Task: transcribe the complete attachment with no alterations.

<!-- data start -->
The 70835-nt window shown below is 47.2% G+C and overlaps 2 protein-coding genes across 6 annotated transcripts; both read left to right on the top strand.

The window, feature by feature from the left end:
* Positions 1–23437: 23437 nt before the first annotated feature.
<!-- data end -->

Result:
The 70835-nt window shown below is 47.2% G+C and overlaps 2 protein-coding genes across 6 annotated transcripts; both read left to right on the top strand.

The window, feature by feature from the left end:
* Positions 1–23437: 23437 nt before the first annotated feature.